Erudite and Unpretentious


This Patter of Traces, Mark Totterdell (Oversteps Books)


This is a thoroughly enjoyable and engaging collection which tips its cap towards the traditions of British landscape poetry while also exploring the limits of language in a playful and somewhat unorthodox fashion. Totterdell's book is one which is filled with information and with learning but his constant questioning of the relation between what we know - or think we know - and our 'actual' encounters with nature and the great outdoors is constantly stimulating and, dare I suggest it, life-affirming.

Mark Totterdell is skilled in the traditional forms of rhyme and meter and can also produce poetry which works in an orderly progressive fashion, producing an 'argument' which includes thesis, antithesis and synthesis, even where the conclusion is not entirely expected. There's a neatness to this kind of poem - and it's not the only kind he writes! - which could prove overly schematic in a less accomplished writer but I thoroughly enjoyed reading these 'wayward polemics' because they more often than not suggest an 'openness' to experience even where the formal device implies closure. Take these extracts - from the beginning and end of the poem - from 'Devil's Coach Horse', for example:

     A Devil's Coach Horse crossed my path today,
     one inch of velvet-black malevolence.
     I bent and placed a finger in its way;
     it arced into a horseshoe in defence

     then scuttled up onto my finger tip.
     I flung it onto the ground instinctively,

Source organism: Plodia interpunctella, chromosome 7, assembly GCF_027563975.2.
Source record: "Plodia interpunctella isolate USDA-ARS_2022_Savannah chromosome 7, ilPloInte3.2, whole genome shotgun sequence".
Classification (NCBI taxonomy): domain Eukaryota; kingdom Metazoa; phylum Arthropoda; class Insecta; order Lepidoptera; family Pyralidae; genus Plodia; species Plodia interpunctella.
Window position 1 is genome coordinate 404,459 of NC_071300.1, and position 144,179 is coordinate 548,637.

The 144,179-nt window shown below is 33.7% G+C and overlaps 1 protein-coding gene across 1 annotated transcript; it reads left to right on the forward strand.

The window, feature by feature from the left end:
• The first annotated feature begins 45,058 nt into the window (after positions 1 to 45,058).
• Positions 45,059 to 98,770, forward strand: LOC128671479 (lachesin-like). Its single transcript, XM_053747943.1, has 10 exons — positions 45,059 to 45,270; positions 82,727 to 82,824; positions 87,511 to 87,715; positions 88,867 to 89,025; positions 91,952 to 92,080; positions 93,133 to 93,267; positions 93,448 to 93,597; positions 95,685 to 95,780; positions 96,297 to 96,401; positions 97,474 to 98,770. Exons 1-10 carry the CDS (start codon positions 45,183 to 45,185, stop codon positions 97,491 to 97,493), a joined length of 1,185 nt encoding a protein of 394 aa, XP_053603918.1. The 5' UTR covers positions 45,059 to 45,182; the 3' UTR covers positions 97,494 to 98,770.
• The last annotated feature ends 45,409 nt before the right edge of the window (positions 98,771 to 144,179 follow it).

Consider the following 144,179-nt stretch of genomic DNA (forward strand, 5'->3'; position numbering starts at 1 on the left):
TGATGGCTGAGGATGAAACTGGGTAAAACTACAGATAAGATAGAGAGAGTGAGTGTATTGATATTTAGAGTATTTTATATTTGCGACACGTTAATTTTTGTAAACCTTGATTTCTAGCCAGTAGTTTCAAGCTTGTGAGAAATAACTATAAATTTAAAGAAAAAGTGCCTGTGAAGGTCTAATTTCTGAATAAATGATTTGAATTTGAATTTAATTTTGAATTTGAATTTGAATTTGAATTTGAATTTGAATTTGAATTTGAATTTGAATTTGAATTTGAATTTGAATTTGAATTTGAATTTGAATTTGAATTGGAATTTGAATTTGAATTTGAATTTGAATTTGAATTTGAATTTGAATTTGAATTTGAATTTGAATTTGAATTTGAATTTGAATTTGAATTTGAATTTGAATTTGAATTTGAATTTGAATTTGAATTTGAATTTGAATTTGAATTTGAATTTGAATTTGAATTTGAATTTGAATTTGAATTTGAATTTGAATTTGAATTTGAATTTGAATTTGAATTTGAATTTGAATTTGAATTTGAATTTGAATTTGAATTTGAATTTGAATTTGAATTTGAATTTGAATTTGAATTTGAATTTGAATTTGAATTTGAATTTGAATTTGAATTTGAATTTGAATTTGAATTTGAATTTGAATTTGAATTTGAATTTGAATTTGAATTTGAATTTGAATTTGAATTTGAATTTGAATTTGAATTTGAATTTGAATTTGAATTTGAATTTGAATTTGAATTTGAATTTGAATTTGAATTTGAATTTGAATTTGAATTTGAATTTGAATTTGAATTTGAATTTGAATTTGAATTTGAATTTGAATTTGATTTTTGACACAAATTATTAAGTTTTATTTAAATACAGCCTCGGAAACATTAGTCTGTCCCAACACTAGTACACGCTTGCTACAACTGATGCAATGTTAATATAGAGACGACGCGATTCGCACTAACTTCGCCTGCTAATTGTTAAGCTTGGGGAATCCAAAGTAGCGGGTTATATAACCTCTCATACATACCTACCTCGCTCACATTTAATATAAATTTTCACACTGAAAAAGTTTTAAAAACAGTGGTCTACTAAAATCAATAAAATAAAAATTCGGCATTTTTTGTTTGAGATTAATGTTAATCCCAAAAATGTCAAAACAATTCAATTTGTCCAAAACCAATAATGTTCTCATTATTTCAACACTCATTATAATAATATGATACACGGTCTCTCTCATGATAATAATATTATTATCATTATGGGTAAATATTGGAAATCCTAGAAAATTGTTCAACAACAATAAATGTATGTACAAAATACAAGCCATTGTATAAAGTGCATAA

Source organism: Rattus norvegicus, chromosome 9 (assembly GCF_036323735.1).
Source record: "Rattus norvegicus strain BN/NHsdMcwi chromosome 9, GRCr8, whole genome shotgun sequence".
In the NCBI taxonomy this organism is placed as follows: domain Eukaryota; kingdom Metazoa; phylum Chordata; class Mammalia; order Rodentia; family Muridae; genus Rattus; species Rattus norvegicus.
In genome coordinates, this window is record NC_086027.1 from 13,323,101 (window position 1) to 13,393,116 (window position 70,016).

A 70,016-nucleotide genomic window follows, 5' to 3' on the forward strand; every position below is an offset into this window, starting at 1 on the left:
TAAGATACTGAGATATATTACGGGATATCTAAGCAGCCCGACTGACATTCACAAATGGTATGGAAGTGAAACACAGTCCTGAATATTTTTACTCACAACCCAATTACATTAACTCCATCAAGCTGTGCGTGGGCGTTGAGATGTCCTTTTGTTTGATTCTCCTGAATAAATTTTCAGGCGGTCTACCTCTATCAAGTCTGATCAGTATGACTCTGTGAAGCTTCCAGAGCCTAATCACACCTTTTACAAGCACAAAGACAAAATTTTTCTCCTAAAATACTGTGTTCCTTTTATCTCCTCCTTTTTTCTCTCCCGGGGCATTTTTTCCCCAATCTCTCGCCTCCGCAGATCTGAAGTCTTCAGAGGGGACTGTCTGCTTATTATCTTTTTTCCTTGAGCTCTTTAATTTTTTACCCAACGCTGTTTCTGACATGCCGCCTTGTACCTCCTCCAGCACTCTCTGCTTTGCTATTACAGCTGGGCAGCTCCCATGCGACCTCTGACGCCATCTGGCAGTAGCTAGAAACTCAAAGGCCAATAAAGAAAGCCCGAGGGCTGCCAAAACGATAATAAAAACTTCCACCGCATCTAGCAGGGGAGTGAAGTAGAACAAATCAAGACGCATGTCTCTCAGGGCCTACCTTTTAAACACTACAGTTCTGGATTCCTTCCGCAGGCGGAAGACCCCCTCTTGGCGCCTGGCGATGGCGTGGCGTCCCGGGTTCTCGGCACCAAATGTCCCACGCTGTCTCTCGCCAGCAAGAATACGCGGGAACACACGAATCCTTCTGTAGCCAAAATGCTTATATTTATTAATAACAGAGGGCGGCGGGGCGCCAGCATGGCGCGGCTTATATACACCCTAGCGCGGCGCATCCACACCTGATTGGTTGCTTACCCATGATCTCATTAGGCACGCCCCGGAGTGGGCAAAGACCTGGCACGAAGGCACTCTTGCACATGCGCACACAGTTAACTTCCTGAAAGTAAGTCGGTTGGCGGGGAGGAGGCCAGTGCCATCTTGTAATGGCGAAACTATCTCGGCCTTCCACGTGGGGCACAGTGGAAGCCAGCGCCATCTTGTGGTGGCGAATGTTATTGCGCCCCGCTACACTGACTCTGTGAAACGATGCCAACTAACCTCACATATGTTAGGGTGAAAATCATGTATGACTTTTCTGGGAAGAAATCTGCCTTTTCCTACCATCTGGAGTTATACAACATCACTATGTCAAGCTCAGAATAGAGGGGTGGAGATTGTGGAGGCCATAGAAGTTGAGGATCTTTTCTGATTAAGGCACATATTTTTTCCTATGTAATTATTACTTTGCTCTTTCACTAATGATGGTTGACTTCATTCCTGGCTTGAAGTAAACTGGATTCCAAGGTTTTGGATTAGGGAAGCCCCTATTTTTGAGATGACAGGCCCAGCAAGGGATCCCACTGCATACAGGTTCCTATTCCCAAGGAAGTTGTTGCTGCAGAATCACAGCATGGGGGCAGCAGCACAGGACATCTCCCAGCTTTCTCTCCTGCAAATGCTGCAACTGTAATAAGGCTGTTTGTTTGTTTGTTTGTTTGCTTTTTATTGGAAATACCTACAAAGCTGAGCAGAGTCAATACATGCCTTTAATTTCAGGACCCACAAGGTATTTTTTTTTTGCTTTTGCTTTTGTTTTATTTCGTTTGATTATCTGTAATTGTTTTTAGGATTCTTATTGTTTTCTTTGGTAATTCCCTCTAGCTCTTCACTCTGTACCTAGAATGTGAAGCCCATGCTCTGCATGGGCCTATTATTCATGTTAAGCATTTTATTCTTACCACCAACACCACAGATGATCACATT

imagining the agonising grip
     its fiendish mandibles might have on me.

     .............................................

     ...........................Watch it break free and run

     as through the vast mute years it ran its course
     before it ever thus was represented,
     or any coach was drawn by any horse,
     or any devil ever was invented.

There's an echo of D.H. Lawrence hovering over this aspect of Totterdell's work, an influence perhaps more strongly located in the poem 'Two Adders' where the concluding stanza combines an emotional response to 'the other' with a commentary on the limits of 'human interpretation' in a smoothly articulated sentence which makes its point while leaving space for the reader. Terrific!

     Look at them now in their long-evolved perfection,
     paint them with whatever metaphors you like,
     but can't you recalibrate your cultured mind
     to transcend that old instinctive urge to strike?

I also enjoyed the sensual immediacy of Totterdell's work, as exemplified in 'Himalayan Balsam' where the protagonist is searching for an olfactory analogy suitable to the occasion:

     The subtle but persuasive fragrance,
     down by the riverside, penetrates your nostrils,
     makes a beeline for the brain that teases it
     with ... bubblegum? Turkish delight?

Another literary point of reference might well be Edward Thomas and there are two poems here which seem, intriguingly, to refer to Thomas' most famous poem in an oblique and unexpected manner. 'Strop' (page 41) goes like this:

     It wasn't June but August,
     the poet was a liar,
     the willow-herb had gone to seed,
     the meadowsweet turned sour,

     and all the regiments of birds